Yusniel Diaz, CF, Los Angeles Dodgers (High-A Rancho Cucamonga)
Diaz's hitting mechanics are out of whack right now, team's tried to quiet down previous noise and aggressiveness in his pre-swing and launch, might've gone too far, swing lacks early rhythm at present, he's lost a leg kick he'd utilized at beginning of season, timing launching the barrel is off, struggling to get to high pitches like he used to; greatest strength as a hitter is his hands, they currently lack same explosiveness and whip off the barrel launch that he's shown in the past, not driving anything with any authority; signs of life in last couple looks, too good a hitter to not find it eventually.
Eli White, SS, Oakland Athletics (High-A Stockton)
Lean and athletic frame, room to grow into some additional strength; quick stroke, on plane and into zone quickly, flat path, will leverage it to pull side in hitting counts, covers inner-third well for longer-armed frame, cleaned out up-and-in velo with carry to pull side; runs deep counts, passive early, leaves drivable pitches on the table, shows fairly advanced command of the zone, below-average hit profile can play towards fringe-average utility with on-base skill, empty average hitter with very occasional pop; 70 runner, 4.11 with second gear, 3.9 on a reach/jailbreak, weak crossover, raw technique on leads and releases, speed plays down on bases at present; solid fielding actions, strong arm from short, should have athleticism to develop utility infield defensive profile.
Jose Trevino, C, Texas Rangers (Double-A Frisco)
Short and compact; under his listed height and weight (5-foot-11, 211 pounds); toe tap and bat waggle work in unison pre-pitch; just like the body, has a short, compact swing and hands are quick to the ball; above-average barrel control; wants ball down in zone; used all fields, but the power he has is all pull; little punch to the right side; wants to be on the field, and interacted well with teammates in the dugout and on field; seemed to be at the center of everything; soothing to watch behind the plate; smooth and fluid; soft hands; comfortable and smooth blocking balls in the dirt; 60 arm – nailed Jack Lopez (NWA Naturals) with a 1.90 pop time on 5/23.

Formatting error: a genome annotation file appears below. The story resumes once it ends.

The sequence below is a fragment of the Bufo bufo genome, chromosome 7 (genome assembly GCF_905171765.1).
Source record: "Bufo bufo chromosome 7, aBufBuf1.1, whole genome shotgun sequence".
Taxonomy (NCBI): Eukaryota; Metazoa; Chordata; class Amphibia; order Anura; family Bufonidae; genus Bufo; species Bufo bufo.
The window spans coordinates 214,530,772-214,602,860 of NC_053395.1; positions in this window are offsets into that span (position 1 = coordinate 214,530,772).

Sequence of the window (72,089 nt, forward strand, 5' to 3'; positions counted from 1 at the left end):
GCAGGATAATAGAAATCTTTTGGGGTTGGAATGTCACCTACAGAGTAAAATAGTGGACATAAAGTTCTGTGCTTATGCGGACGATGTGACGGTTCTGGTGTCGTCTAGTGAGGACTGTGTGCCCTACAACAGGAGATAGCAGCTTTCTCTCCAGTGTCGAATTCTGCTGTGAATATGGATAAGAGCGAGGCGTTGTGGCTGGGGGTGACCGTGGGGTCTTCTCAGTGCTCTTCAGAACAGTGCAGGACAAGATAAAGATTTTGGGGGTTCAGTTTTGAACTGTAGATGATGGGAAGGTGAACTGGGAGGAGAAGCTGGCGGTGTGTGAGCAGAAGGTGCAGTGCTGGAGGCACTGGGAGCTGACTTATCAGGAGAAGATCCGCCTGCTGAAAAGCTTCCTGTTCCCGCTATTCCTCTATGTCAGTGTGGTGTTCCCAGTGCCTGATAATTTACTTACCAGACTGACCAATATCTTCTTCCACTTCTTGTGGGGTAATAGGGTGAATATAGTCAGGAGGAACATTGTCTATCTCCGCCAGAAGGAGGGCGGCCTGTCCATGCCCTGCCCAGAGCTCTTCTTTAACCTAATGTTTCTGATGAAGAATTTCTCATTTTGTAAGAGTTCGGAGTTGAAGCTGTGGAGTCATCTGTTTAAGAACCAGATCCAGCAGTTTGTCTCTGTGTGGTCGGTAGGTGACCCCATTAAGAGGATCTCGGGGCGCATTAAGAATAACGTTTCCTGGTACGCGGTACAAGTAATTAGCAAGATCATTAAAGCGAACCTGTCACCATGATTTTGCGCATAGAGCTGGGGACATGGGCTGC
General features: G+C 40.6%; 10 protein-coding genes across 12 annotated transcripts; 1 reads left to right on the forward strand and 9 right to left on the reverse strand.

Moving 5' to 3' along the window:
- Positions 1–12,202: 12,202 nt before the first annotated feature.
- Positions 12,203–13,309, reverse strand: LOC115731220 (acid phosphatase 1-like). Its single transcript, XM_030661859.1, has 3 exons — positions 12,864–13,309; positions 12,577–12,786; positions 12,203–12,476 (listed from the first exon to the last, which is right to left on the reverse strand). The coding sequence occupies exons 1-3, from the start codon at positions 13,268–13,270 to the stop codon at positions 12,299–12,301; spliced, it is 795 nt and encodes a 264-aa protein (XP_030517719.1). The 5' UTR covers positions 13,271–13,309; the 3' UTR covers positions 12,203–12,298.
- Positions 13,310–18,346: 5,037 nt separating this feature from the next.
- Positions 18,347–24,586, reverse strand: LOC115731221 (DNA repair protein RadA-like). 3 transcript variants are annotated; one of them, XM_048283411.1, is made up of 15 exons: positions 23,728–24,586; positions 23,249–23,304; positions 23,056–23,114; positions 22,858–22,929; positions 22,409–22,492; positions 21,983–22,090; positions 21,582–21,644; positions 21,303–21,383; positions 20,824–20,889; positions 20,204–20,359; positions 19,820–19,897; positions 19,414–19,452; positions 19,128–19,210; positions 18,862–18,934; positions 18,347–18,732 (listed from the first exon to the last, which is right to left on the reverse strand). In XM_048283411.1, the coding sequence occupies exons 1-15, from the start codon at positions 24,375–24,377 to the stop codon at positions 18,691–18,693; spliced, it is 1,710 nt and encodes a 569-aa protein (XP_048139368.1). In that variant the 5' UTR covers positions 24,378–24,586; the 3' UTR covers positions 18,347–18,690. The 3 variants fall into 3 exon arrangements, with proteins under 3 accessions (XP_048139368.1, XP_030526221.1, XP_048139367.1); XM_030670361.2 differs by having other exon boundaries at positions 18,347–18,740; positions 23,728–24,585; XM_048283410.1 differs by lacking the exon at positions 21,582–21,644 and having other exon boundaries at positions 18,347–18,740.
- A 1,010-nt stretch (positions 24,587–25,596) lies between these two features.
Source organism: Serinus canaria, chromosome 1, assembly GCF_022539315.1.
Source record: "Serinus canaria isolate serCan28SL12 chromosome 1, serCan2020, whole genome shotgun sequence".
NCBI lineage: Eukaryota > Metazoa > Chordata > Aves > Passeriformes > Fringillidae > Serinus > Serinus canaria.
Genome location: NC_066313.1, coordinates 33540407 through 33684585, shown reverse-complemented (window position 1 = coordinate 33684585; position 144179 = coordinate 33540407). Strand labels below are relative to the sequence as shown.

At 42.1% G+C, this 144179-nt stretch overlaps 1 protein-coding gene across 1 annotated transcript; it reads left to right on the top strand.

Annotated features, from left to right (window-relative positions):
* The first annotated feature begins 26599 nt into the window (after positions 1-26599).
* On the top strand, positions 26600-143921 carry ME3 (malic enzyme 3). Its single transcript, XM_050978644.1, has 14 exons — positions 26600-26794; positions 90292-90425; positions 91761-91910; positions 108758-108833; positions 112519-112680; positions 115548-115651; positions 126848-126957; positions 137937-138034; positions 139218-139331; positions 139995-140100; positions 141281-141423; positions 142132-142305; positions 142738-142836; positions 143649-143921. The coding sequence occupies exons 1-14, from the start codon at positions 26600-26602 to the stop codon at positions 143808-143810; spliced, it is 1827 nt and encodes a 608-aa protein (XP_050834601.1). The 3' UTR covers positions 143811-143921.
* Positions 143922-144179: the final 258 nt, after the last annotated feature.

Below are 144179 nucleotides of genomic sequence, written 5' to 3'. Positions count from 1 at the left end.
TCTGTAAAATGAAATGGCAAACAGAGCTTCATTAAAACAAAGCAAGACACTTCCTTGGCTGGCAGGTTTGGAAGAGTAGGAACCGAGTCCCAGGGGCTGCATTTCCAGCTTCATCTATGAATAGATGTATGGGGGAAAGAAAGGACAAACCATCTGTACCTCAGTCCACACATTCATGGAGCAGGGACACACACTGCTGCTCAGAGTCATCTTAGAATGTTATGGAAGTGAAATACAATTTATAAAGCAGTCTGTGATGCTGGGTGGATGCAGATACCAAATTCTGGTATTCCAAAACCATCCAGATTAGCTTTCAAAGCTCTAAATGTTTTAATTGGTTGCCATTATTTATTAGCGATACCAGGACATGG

Samir Duenez, 1B, Kansas City Royals (Double-A Northwest Arkansas)
Listed at 6-foot-1, 195 pounds, but appears heavier than advertised, with little to no room to physically develop; will turn 21 in June; barrel-chested with a very thick lower half, and carries most of that weight in the hips; wide setup; hands load at helmet; very aggressive early in counts and wants to take huge swings; very big stride; long swing with a slight wrap; plus bat speed; obvious leverage in swing; little barrel control when taking the swing he wants to put on ball; shows increased patience and much different approach with two strikes with shortened swing; 30 runner; slow first step in field; heavy feet.
Keibert Ruiz, C, Los Angeles Dodgers (Low-A Great Lakes)
Well-proportioned catcher’s build, developed body, will need to watch weight as he matures; healthy leg kick, drives through legs, keeps hands back, doesn’t engage upper body fully, covers the lower half of the zone well, impressive bat control, mild leverage in swing plane, strong wrists, good feel to hit, minimal power; impressive composure behind the dish, blocks well, gets down on balls in dirt, quiet receiver, fringy arm, registered 2.0 and 2.1 pop times, aided by a quick transfer; 20 runner. Ruiz is just 18, but his catching looks impressively clean. Given a few years of maturity and development, he seems like a solid bet to stick behind the plate who is equipped with a burgeoning hit tool.
Jasrado Chisholm, SS, Arizona Diamondbacks (Low-A Kane County)
Lean, wiry frame, athletic body; compact swing, mild leverage, minimal load, small hitch, line-drive swing, all-fields approach, takes his walks, a lot of swing-and-miss, below-average power potential; above-average runner, clocked at 4.16 from the left side; slick defender, fluid actions, moves with ease, explosive lateral movement, plus arm, throws carry well across the diamond. Defense gives Jazz a well-placed floor as a utility infielder, but his hit tool has a long way to develop.
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